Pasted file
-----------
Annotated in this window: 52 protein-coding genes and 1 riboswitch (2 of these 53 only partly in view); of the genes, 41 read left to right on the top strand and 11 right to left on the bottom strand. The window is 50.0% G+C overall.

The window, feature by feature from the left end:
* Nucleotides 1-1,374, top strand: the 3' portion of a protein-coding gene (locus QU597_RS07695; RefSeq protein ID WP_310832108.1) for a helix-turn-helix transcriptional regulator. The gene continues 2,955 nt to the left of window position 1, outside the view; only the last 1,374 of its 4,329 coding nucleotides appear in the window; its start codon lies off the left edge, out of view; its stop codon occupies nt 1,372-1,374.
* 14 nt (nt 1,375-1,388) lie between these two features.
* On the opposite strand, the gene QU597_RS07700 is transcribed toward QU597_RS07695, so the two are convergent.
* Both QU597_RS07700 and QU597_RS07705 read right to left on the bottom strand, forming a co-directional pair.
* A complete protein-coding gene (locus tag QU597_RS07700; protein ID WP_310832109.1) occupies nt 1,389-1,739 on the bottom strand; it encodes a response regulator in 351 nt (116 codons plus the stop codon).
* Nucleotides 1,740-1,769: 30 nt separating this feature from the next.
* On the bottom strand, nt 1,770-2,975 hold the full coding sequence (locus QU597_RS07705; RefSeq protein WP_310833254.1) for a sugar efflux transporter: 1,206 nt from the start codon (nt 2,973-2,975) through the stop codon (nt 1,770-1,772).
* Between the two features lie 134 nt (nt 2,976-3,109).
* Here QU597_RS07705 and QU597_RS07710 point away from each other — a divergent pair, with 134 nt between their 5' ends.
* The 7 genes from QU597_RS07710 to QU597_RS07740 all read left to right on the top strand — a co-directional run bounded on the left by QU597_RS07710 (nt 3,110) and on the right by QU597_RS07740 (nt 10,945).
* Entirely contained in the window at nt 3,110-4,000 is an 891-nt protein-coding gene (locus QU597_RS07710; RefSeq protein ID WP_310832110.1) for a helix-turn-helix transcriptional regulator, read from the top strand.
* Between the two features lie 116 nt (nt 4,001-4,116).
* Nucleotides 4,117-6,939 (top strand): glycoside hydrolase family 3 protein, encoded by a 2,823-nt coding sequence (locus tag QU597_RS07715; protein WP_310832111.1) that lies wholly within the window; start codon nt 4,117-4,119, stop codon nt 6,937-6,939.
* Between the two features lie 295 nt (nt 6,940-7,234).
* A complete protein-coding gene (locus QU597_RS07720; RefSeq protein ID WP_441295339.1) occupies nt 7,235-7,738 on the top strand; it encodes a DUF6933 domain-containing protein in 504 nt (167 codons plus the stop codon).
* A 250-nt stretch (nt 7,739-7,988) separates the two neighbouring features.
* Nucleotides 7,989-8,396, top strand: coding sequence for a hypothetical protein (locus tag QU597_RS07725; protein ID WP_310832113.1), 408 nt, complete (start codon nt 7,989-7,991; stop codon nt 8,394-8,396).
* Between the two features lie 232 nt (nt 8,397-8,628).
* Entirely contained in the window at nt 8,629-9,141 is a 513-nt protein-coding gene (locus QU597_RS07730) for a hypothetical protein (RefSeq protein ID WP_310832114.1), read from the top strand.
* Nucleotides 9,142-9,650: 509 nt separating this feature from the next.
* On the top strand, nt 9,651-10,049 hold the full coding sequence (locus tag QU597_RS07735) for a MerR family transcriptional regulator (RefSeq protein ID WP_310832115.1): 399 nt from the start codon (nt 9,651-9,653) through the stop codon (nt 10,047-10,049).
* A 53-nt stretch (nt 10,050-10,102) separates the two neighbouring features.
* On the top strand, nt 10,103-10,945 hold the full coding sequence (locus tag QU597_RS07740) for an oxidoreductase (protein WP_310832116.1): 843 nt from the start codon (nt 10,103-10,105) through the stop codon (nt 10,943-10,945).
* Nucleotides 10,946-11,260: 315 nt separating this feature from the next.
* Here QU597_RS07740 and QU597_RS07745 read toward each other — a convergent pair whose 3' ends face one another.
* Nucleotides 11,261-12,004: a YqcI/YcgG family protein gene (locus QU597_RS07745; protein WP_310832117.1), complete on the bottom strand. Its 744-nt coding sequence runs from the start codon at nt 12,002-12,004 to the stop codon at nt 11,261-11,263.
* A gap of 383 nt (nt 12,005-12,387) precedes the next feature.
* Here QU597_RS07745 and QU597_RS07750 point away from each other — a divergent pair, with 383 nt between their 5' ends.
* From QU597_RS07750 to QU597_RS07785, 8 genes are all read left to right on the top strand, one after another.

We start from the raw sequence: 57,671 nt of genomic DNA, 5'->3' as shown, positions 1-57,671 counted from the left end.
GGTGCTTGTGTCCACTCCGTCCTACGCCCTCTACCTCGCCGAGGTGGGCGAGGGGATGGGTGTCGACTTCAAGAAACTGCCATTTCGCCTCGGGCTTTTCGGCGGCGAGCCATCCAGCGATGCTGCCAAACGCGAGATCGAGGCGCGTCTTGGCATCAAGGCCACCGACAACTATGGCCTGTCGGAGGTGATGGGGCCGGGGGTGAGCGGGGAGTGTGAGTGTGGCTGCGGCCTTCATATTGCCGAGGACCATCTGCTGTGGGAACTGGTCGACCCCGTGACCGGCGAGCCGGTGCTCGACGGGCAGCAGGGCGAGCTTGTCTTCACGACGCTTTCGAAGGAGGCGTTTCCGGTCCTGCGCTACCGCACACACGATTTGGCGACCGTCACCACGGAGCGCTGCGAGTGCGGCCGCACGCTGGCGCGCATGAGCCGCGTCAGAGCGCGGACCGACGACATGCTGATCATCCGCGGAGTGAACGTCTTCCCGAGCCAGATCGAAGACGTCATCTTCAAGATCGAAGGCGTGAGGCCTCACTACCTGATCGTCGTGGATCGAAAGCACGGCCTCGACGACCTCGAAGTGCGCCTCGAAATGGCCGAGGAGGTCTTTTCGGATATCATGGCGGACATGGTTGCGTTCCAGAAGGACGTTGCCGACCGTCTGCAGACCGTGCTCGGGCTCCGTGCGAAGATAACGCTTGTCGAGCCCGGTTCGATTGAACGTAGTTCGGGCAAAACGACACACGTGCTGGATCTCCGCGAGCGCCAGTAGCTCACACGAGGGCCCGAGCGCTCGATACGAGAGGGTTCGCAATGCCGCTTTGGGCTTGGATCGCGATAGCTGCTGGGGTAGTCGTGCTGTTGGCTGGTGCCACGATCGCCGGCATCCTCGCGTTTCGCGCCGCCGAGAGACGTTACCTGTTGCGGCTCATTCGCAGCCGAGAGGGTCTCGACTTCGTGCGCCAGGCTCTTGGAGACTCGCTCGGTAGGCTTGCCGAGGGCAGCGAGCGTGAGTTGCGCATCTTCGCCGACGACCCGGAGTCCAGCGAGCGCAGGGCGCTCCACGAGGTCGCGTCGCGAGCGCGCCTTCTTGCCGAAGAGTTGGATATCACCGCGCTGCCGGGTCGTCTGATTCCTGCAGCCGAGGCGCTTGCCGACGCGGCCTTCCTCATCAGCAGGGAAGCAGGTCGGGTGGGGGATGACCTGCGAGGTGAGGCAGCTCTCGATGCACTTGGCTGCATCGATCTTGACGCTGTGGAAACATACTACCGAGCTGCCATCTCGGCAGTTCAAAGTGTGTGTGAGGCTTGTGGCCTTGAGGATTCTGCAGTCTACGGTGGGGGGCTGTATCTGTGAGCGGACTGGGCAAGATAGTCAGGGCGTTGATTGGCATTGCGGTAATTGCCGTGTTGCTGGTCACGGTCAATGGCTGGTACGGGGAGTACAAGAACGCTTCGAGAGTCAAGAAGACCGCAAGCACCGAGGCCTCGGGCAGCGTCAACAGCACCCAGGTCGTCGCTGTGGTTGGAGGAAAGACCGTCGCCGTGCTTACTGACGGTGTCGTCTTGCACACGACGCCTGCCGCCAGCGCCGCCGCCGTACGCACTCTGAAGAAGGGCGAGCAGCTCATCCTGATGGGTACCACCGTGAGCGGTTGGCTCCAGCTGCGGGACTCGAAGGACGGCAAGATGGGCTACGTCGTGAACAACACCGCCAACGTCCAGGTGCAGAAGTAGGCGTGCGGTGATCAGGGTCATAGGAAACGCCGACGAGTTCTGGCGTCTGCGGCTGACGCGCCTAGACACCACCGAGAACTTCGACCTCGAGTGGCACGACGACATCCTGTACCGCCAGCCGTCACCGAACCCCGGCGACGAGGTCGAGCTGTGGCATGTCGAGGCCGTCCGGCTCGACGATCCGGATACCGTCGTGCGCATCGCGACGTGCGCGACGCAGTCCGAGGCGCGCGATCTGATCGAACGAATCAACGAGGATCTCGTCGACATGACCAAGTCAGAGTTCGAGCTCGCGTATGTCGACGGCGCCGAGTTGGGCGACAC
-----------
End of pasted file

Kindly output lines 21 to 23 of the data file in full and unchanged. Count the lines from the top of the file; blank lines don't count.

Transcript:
* Entirely contained in the window at nt 8,629-9,141 is a 513-nt protein-coding gene (locus QU597_RS07730) for a hypothetical protein (RefSeq protein ID WP_310832114.1), read from the top strand.
* Nucleotides 9,142-9,650: 509 nt separating this feature from the next.
* On the top strand, nt 9,651-10,049 hold the full coding sequence (locus tag QU597_RS07735) for a MerR family transcriptional regulator (RefSeq protein ID WP_310832115.1): 399 nt from the start codon (nt 9,651-9,653) through the stop codon (nt 10,047-10,049).